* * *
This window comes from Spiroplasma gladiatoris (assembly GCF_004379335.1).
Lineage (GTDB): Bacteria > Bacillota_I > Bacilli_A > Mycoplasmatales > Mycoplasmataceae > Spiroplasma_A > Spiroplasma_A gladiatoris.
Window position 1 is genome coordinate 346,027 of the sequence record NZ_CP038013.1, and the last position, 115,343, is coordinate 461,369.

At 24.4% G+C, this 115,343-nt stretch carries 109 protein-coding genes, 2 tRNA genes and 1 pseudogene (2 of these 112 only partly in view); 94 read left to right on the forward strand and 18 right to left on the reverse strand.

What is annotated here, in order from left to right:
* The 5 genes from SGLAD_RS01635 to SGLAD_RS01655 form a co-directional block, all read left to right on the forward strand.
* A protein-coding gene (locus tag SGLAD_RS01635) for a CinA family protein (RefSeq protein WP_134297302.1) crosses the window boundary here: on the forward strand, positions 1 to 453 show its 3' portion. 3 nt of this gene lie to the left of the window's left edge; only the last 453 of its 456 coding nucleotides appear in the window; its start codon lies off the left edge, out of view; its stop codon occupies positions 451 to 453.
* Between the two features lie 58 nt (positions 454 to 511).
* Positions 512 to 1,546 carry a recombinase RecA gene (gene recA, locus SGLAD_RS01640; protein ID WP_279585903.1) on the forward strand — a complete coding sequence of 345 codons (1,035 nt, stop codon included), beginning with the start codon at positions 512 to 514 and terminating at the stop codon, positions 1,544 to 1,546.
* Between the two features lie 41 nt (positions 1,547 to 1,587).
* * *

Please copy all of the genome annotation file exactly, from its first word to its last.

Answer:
This window comes from Spiroplasma gladiatoris (assembly GCF_004379335.1).
Lineage (GTDB): Bacteria > Bacillota_I > Bacilli_A > Mycoplasmatales > Mycoplasmataceae > Spiroplasma_A > Spiroplasma_A gladiatoris.
Window position 1 is genome coordinate 346,027 of the sequence record NZ_CP038013.1, and the last position, 115,343, is coordinate 461,369.

At 24.4% G+C, this 115,343-nt stretch carries 109 protein-coding genes, 2 tRNA genes and 1 pseudogene (2 of these 112 only partly in view); 94 read left to right on the forward strand and 18 right to left on the reverse strand.

What is annotated here, in order from left to right:
* The 5 genes from SGLAD_RS01635 to SGLAD_RS01655 form a co-directional block, all read left to right on the forward strand.
* A protein-coding gene (locus tag SGLAD_RS01635) for a CinA family protein (RefSeq protein WP_134297302.1) crosses the window boundary here: on the forward strand, positions 1 to 453 show its 3' portion. 3 nt of this gene lie to the left of the window's left edge; only the last 453 of its 456 coding nucleotides appear in the window; its start codon lies off the left edge, out of view; its stop codon occupies positions 451 to 453.
* Between the two features lie 58 nt (positions 454 to 511).
* Positions 512 to 1,546 carry a recombinase RecA gene (gene recA, locus SGLAD_RS01640; protein ID WP_279585903.1) on the forward strand — a complete coding sequence of 345 codons (1,035 nt, stop codon included), beginning with the start codon at positions 512 to 514 and terminating at the stop codon, positions 1,544 to 1,546.
* Between the two features lie 41 nt (positions 1,547 to 1,587).